But the FCC is not a mini-Congress and should avoid allowing itself to be turned into one. Under established administrative law norms, the FCC is considered an independent regulatory agency that at times acts in a quasi-legislative capacity (such as when it engages in generic rulemaking), and at other times, such as in the consideration of a merger, in a quasi-judicial capacity. Again, as with the mass form emails, what would be the real purpose of field hearings? To count the number of witnesses that the Commission itself allows to testify for or against the proposal?
The Commission, rightly, has established a participatory process that allows interested parties a full opportunity to submit comments and replies to the agency, and they can do so easily through the Commission's website, or by mail if they prefer. In truth, there really is no relevant evidentiary information that would be presented to the Commission in field hearings that otherwise cannot be presented. Presumably, the Commission does not intend to base its decision on the "intensity" of the opposition that can be generated by Free Press and its allies to turn out for a hearing, or the number of signs waved in the back of the room.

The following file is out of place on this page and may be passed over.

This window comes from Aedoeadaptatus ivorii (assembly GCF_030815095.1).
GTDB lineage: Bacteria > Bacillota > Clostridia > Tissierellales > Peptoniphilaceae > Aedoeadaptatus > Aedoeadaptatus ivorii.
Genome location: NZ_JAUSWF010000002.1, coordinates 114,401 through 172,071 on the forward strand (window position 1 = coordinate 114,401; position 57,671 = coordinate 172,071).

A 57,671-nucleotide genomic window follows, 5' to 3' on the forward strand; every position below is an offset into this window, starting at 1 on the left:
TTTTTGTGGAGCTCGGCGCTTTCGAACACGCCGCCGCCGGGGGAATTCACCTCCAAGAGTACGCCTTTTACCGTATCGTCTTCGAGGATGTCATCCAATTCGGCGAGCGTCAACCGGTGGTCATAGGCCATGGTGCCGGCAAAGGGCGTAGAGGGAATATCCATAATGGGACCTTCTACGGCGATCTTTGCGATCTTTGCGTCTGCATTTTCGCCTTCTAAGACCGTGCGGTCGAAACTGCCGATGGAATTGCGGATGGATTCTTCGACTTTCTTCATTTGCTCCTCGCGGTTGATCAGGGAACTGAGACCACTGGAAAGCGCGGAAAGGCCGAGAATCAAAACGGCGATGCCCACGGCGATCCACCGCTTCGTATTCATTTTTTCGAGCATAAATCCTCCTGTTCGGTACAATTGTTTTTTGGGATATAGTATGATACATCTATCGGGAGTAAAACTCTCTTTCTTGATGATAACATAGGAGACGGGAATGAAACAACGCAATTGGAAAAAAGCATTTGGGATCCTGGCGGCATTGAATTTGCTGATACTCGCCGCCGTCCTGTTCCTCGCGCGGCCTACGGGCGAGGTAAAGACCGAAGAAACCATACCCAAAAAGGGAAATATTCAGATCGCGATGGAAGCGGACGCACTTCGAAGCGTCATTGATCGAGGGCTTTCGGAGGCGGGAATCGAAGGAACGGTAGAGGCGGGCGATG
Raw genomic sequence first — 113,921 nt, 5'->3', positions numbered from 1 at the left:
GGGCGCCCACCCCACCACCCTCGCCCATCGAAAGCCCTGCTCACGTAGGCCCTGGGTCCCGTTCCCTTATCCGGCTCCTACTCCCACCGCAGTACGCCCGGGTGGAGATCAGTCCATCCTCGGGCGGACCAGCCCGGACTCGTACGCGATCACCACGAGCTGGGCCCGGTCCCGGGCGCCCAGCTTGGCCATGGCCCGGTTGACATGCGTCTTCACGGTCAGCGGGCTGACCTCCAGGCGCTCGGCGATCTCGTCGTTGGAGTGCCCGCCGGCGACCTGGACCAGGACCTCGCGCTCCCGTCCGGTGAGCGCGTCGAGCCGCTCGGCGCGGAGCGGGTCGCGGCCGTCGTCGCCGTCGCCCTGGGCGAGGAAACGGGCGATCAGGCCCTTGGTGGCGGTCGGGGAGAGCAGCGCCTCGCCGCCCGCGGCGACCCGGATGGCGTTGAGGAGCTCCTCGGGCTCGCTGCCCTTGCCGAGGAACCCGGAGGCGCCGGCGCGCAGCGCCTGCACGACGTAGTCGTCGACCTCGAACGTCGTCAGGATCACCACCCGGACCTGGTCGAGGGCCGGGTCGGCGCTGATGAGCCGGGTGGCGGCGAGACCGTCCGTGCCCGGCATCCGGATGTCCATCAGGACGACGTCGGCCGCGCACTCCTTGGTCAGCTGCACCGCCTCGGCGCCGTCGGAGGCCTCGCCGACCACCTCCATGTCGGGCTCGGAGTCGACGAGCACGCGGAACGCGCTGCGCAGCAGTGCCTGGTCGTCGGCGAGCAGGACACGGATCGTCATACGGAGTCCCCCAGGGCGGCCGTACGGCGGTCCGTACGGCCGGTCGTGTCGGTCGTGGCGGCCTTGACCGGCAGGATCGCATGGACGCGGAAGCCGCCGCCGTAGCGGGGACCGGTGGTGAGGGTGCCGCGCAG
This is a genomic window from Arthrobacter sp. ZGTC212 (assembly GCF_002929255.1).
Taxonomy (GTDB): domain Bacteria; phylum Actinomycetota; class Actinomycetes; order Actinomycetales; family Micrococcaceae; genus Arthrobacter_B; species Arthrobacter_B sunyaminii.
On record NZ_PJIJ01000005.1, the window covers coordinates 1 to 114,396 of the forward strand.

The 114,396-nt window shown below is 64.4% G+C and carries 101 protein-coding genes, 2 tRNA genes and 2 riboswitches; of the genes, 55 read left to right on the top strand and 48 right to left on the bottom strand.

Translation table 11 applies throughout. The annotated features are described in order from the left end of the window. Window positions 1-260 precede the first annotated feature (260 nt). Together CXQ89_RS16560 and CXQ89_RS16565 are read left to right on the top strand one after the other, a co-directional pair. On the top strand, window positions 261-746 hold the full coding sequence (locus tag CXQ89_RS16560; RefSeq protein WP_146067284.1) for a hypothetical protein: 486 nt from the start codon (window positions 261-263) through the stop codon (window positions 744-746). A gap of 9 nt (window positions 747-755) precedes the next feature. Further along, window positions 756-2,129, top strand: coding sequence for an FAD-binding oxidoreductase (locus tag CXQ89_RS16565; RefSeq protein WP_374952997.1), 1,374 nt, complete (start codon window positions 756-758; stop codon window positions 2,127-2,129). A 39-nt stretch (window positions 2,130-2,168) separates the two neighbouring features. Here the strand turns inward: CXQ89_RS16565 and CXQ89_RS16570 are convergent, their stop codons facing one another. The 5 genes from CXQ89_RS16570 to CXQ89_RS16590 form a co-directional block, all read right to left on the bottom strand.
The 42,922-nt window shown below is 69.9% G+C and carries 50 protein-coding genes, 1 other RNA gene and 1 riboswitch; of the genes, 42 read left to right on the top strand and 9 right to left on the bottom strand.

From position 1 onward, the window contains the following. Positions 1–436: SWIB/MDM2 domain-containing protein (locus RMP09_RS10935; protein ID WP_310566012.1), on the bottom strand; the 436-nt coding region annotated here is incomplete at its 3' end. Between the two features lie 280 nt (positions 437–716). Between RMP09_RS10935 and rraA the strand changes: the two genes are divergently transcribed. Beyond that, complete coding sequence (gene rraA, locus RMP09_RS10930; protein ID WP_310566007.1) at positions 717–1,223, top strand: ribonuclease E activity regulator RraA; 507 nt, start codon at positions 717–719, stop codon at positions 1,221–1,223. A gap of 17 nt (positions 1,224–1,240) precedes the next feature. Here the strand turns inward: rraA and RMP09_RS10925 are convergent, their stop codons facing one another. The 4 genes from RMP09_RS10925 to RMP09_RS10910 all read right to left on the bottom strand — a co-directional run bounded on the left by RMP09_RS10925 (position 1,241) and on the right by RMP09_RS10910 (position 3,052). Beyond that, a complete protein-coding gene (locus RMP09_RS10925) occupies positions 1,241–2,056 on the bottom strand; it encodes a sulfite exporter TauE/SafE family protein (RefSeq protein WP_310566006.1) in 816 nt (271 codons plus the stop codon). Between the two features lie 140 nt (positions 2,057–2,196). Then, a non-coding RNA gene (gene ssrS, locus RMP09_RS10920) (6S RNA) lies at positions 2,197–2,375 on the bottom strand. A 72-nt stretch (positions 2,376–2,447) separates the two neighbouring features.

There has always been a gap between the theory behind the creation of independent regulatory agencies such as the FCC and the reality. When Congress created the FCC it said it was putting its faith in, as the Senate Report put it, "one independent body" that would base its decisions on its specialized expertise. Indeed, the principal rationale for creation of the Commission in the independent agency format was that the commissioners would apply their "expertise" – a word oft-used in the legislative debates – to the technical and rapidly changing field of communications.